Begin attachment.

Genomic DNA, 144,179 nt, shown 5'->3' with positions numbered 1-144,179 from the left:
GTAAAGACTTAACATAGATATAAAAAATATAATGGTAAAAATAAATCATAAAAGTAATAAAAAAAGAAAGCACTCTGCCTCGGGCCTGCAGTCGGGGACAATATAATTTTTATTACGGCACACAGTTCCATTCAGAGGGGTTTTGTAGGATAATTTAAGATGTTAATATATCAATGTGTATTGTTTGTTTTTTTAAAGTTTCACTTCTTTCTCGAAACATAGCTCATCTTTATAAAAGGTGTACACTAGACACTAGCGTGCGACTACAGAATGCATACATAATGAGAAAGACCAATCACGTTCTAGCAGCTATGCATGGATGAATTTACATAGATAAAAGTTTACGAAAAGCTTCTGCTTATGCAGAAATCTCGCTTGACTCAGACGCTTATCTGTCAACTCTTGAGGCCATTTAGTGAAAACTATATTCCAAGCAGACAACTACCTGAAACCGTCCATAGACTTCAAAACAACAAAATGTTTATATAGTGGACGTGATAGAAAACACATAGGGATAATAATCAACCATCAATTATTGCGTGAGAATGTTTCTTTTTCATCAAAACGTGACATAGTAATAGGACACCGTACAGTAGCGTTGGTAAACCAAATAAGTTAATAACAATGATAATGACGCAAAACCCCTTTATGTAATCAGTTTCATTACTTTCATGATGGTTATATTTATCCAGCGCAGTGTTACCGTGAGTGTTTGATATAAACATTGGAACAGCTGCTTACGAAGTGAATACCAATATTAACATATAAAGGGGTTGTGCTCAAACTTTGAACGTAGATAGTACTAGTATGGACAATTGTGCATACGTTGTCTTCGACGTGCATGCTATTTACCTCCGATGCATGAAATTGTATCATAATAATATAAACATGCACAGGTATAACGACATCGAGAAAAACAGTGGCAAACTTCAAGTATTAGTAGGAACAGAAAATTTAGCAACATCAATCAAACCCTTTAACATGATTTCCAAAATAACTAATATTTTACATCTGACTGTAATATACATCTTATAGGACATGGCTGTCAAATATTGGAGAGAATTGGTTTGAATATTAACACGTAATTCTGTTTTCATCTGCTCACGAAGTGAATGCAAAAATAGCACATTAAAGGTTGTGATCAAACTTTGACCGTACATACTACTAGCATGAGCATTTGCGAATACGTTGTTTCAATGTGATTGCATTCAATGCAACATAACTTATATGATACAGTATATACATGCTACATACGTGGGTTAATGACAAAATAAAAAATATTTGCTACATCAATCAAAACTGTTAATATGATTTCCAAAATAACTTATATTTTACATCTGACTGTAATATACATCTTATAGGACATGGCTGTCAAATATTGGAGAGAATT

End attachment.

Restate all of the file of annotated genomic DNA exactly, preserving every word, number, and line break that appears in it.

Genomic DNA, 144,179 nt, shown 5'->3' with positions numbered 1-144,179 from the left:
GTAAAGACTTAACATAGATATAAAAAATATAATGGTAAAAATAAATCATAAAAGTAATAAAAAAAGAAAGCACTCTGCCTCGGGCCTGCAGTCGGGGACAATATAATTTTTATTACGGCACACAGTTCCATTCAGAGGGGTTTTGTAGGATAATTTAAGATGTTAATATATCAATGTGTATTGTTTGTTTTTTTAAAGTTTCACTTCTTTCTCGAAACATAGCTCATCTTTATAAAAGGTGTACACTAGACACTAGCGTGCGACTACAGAATGCATACATAATGAGAAAGACCAATCACGTTCTAGCAGCTATGCATGGATGAATTTACATAGATAAAAGTTTACGAAAAGCTTCTGCTTATGCAGAAATCTCGCTTGACTCAGACGCTTATCTGTCAACTCTTGAGGCCATTTAGTGAAAACTATATTCCAAGCAGACAACTACCTGAAACCGTCCATAGACTTCAAAACAACAAAATGTTTATATAGTGGACGTGATAGAAAACACATAGGGATAATAATCAACCATCAATTATTGCGTGAGAATGTTTCTTTTTCATCAAAACGTGACATAGTAATAGGACACCGTACAGTAGCGTTGGTAAACCAAATAAGTTAATAACAATGATAATGACGCAAAACCCCTTTATGTAATCAGTTTCATTACTTTCATGATGGTTATATTTATCCAGCGCAGTGTTACCGTGAGTGTTTGATATAAACATTGGAACAGCTGCTTACGAAGTGAATACCAATATTAACATATAAAGGGGTTGTGCTCAAACTTTGAACGTAGATAGTACTAGTATGGACAATTGTGCATACGTTGTCTTCGACGTGCATGCTATTTACCTCCGATGCATGAAATTGTATCATAATAATATAAACATGCACAGGTATAACGACATCGAGAAAAACAGTGGCAAACTTCAAGTATTAGTAGGAACAGAAAATTTAGCAACATCAATCAAACCCTTTAACATGATTTCCAAAATAACTAATATTTTACATCTGACTGTAATATACATCTTATAGGACATGGCTGTCAAATATTGGAGAGAATTGGTTTGAATATTAACACGTAATTCTGTTTTCATCTGCTCACGAAGTGAATGCAAAAATAGCACATTAAAGGTTGTGATCAAACTTTGACCGTACATACTACTAGCATGAGCATTTGCGAATACGTTGTTTCAATGTGATTGCATTCAATGCAACATAACTTATATGATACAGTATATACATGCTACATACGTGGGTTAATGACAAAATAAAAAATATTTGCTACATCAATCAAAACTGTTAATATGATTTCCAAAATAACTTATATTTTACATCTGACTGTAATATACATCTTATAGGACATGGCTGTCAAATATTGGAGAGAATT